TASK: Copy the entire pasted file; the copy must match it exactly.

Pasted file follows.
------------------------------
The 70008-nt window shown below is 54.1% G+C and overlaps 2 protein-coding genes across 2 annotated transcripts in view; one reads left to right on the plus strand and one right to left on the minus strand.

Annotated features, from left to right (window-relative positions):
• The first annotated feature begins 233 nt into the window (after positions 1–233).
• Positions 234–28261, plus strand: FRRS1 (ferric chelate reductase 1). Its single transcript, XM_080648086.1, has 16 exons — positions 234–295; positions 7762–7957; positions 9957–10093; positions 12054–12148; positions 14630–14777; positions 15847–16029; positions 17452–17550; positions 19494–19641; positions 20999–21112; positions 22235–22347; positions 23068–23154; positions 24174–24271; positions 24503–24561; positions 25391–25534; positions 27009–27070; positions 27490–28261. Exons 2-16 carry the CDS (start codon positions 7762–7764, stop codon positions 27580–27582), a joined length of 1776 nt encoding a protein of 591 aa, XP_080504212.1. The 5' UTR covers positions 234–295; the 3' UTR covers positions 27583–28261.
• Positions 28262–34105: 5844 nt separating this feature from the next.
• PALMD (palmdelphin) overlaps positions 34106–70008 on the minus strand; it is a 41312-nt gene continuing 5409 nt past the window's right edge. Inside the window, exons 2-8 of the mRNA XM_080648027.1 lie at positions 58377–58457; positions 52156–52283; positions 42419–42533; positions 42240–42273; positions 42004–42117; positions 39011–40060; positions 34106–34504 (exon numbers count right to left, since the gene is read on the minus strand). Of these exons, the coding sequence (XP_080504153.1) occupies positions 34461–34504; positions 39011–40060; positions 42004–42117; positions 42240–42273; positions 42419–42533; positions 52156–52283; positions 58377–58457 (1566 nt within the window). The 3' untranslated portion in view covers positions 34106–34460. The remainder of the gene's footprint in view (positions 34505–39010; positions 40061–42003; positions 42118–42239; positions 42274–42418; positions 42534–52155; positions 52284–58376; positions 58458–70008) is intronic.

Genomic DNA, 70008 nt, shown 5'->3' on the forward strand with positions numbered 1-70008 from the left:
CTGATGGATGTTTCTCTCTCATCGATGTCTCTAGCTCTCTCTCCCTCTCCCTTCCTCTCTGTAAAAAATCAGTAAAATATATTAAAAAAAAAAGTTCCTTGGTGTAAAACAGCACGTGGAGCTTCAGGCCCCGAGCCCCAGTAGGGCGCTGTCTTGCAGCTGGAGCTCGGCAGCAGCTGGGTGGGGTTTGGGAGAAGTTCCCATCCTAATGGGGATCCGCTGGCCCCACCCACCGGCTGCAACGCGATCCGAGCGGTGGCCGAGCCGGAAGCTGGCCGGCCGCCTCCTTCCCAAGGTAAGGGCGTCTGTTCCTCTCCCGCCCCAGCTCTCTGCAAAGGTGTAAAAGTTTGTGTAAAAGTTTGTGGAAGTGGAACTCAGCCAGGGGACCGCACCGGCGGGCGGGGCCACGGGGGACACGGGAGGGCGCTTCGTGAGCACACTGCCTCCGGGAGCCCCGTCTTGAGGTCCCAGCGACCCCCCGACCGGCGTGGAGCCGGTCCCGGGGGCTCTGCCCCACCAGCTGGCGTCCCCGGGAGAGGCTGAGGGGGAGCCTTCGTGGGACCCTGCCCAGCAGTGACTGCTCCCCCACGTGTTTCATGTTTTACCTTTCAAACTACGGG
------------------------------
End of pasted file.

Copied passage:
The 70008-nt window shown below is 54.1% G+C and overlaps 2 protein-coding genes across 2 annotated transcripts in view; one reads left to right on the plus strand and one right to left on the minus strand.

Annotated features, from left to right (window-relative positions):
• The first annotated feature begins 233 nt into the window (after positions 1–233).
• Positions 234–28261, plus strand: FRRS1 (ferric chelate reductase 1). Its single transcript, XM_080648086.1, has 16 exons — positions 234–295; positions 7762–7957; positions 9957–10093; positions 12054–12148; positions 14630–14777; positions 15847–16029; positions 17452–17550; positions 19494–19641; positions 20999–21112; positions 22235–22347; positions 23068–23154; positions 24174–24271; positions 24503–24561; positions 25391–25534; positions 27009–27070; positions 27490–28261. Exons 2-16 carry the CDS (start codon positions 7762–7764, stop codon positions 27580–27582), a joined length of 1776 nt encoding a protein of 591 aa, XP_080504212.1. The 5' UTR covers positions 234–295; the 3' UTR covers positions 27583–28261.
• Positions 28262–34105: 5844 nt separating this feature from the next.
• PALMD (palmdelphin) overlaps positions 34106–70008 on the minus strand; it is a 41312-nt gene continuing 5409 nt past the window's right edge. Inside the window, exons 2-8 of the mRNA XM_080648027.1 lie at positions 58377–58457; positions 52156–52283; positions 42419–42533; positions 42240–42273; positions 42004–42117; positions 39011–40060; positions 34106–34504 (exon numbers count right to left, since the gene is read on the minus strand). Of these exons, the coding sequence (XP_080504153.1) occupies positions 34461–34504; positions 39011–40060; positions 42004–42117; positions 42240–42273; positions 42419–42533; positions 52156–52283; positions 58377–58457 (1566 nt within the window). The 3' untranslated portion in view covers positions 34106–34460. The remainder of the gene's footprint in view (positions 34505–39010; positions 40061–42003; positions 42118–42239; positions 42274–42418; positions 42534–52155; positions 52284–58376; positions 58458–70008) is intronic.

Genomic DNA, 70008 nt, shown 5'->3' on the forward strand with positions numbered 1-70008 from the left:
CTGATGGATGTTTCTCTCTCATCGATGTCTCTAGCTCTCTCTCCCTCTCCCTTCCTCTCTGTAAAAAATCAGTAAAATATATTAAAAAAAAAAGTTCCTTGGTGTAAAACAGCACGTGGAGCTTCAGGCCCCGAGCCCCAGTAGGGCGCTGTCTTGCAGCTGGAGCTCGGCAGCAGCTGGGTGGGGTTTGGGAGAAGTTCCCATCCTAATGGGGATCCGCTGGCCCCACCCACCGGCTGCAACGCGATCCGAGCGGTGGCCGAGCCGGAAGCTGGCCGGCCGCCTCCTTCCCAAGGTAAGGGCGTCTGTTCCTCTCCCGCCCCAGCTCTCTGCAAAGGTGTAAAAGTTTGTGTAAAAGTTTGTGGAAGTGGAACTCAGCCAGGGGACCGCACCGGCGGGCGGGGCCACGGGGGACACGGGAGGGCGCTTCGTGAGCACACTGCCTCCGGGAGCCCCGTCTTGAGGTCCCAGCGACCCCCCGACCGGCGTGGAGCCGGTCCCGGGGGCTCTGCCCCACCAGCTGGCGTCCCCGGGAGAGGCTGAGGGGGAGCCTTCGTGGGACCCTGCCCAGCAGTGACTGCTCCCCCACGTGTTTCATGTTTTACCTTTCAAACTACGGG